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The two companies, which already have a joint venture, are discussing an array of possible deals that may or may not include a change of control of Xerox, according to people familiar with the matter. A full takeover of the Norwalk, Conn., company isn’t on the table, one of the people said. No deal appears imminent and one may not be reached.
Should there be a change of control of Xerox, it would mark the end of the independence of a stalwart of American industry that was an early technological trailblazer that has been bedeviled by a drop off in demand for office printing. A deal would give both Fujifilm and Xerox a chance to root out costs and make their legacy businesses more efficient, some of the people said.
Xerox shares, which topped out at more than $150 in the late ’90s, now trade at just over $30 amid a continued slump in sales and profit. Xerox’s market value stands at roughly $7.7 billion; it also has more than $4 billion of net debt.
The talks come as Xerox faces a second fight with activist investor Carl Icahn over its board of directors and Chief Executive Jeff Jacobson. Mr. Icahn, Xerox’s biggest shareholder with a 9.7% stake, last month canceled a previous agreement with the company by pulling off his board representative to campaign for more board seats.
Mr. Icahn has warned Xerox is at risk of losing ground it staked out with decades of research and development. He worries the company could face a fate akin to Eastman Kodak Co. , once one of America’s former corporate titans, which filed for bankruptcy in 2012 and emerged a year later after selling assets and shedding unprofitable business lines. Xerox was founded in 1906 in Rochester, N.Y., as the Haloid Company, a maker of photography paper. In 1947, Haloid entered an agreement that gave it a license to develop a xerographic machine, the invention of patent attorney Chester Carlson. Haloid introduced its first machine, the XeroX, in 1949, and the company officially changed its name to Xerox in 1961 and listed on the New York Stock Exchange.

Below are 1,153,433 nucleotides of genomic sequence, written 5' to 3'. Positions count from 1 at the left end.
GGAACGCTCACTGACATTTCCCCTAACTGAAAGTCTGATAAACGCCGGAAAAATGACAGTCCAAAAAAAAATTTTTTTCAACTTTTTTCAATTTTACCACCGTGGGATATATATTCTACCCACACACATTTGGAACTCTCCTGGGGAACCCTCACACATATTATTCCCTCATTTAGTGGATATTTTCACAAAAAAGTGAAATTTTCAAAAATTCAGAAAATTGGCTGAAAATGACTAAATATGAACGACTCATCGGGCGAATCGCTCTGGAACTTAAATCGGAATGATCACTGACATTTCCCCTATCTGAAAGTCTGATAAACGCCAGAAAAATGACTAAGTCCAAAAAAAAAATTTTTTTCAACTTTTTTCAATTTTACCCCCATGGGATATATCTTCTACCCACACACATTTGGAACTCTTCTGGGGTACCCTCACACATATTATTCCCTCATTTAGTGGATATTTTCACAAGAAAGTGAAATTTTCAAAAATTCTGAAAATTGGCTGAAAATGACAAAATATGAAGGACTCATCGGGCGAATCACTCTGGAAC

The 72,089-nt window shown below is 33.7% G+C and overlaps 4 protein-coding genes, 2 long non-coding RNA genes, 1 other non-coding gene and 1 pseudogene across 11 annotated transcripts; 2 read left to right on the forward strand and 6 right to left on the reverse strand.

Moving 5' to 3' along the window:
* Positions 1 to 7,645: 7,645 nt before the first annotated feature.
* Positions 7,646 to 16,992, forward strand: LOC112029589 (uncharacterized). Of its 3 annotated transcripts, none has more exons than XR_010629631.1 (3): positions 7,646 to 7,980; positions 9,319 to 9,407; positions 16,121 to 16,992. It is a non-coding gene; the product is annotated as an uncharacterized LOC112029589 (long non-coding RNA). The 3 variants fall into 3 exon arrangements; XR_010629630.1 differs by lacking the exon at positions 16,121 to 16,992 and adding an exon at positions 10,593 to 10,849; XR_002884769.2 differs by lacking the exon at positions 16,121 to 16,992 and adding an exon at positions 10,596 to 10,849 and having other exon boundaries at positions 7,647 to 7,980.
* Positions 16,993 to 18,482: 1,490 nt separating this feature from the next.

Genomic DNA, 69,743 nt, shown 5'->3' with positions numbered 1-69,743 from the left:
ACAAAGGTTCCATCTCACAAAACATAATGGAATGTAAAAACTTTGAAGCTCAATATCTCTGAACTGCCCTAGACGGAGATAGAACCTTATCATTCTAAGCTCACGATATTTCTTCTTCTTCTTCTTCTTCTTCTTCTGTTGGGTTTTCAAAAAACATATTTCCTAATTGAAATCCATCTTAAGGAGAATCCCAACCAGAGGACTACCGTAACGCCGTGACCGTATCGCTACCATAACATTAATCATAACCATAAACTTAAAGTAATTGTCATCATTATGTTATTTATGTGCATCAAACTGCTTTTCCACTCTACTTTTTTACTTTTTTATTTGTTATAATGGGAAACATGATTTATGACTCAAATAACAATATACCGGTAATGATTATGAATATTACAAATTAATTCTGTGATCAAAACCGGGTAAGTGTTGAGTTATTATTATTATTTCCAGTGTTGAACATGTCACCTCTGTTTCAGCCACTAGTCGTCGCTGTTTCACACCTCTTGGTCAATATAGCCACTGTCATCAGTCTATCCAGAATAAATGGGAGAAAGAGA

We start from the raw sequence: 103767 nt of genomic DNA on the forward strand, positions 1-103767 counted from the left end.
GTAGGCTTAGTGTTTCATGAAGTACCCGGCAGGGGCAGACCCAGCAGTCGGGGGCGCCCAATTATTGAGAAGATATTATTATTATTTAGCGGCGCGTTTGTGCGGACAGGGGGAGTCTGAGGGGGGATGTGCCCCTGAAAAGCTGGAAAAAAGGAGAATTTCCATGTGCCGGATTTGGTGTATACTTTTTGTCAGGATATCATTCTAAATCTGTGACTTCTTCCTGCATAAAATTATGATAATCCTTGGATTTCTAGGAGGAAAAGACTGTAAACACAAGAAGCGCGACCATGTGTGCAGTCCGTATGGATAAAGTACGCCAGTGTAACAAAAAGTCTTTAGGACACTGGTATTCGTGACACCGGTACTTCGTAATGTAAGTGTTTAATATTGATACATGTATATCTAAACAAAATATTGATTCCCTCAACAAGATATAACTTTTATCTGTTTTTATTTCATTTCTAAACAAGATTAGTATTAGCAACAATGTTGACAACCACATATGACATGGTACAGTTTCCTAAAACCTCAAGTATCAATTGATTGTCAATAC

Xerox and Fujifilm have a long history together. They struck a joint venture 55 years ago that is known as Fuji Xerox and sells copiers and printers in the Asia-Pacific region. Fuji Xerox is 75% owned by Fujifilm and now has about $10 billion in annual sales.
Xerox dominated the copier market for decades but by the 1970s new competitors from Japan chipped away at its empire after US antitrust regulators forced it to license its patent portfolio. The Fuji Xerox joint venture helped the US company fend off Canon Inc. and other rivals with low-end copiers, but by the end of the ’90s the rise of email and desktop printers had upended its market and forced several painful restructurings.
Last year, the company broke itself in half, spinning its business-services operations into a new company dubbed Conduent Inc. The legacy company returned to its roots of making printers and copiers, an industry facing upheaval and an uncertain future.
Fujifilm, based in Tokyo, got its start in film and cameras and now derives most of its revenue from document services—copiers—and health care, from in-vitro diagnostic systems to pharmaceuticals and skincare products. Its market value is about $22 billion.
Xerox trades at a discounted price-to-earnings valuation compared with most of its peers, and while its stock popped on the first day of trading after splitting from Conduent, it was largely flat the rest of 2017 while the broader market soared.
Xerox has been cutting costs to try to make the remaining business more profitable. Meanwhile, it and rivals are hunting for more revenue in faster-growing fields. Xerox touts its 11,500 patents and talks about innovation changing how companies and people communicate and share work. It is working on buzzy topics like automation, artificial intelligence and the Internet of Things, as physical paper becomes less and less the chosen mode of office communication.
It has said it is ahead of its plan on refocusing its business toward markets that are gaining, and in October it increased its 2017 profit forecast. The company typically reports fourth-quarter results near the end of January.
JPMorgan analysts said in October that they didn’t expect the company to return to earnings growth until 2023, adding “there remains an ever-present risk of secular decline in printing documents.” Still, JPMorgan recommended the stock for its dividend and potential to gain after recent slumps.
Source: The Wall Street Journal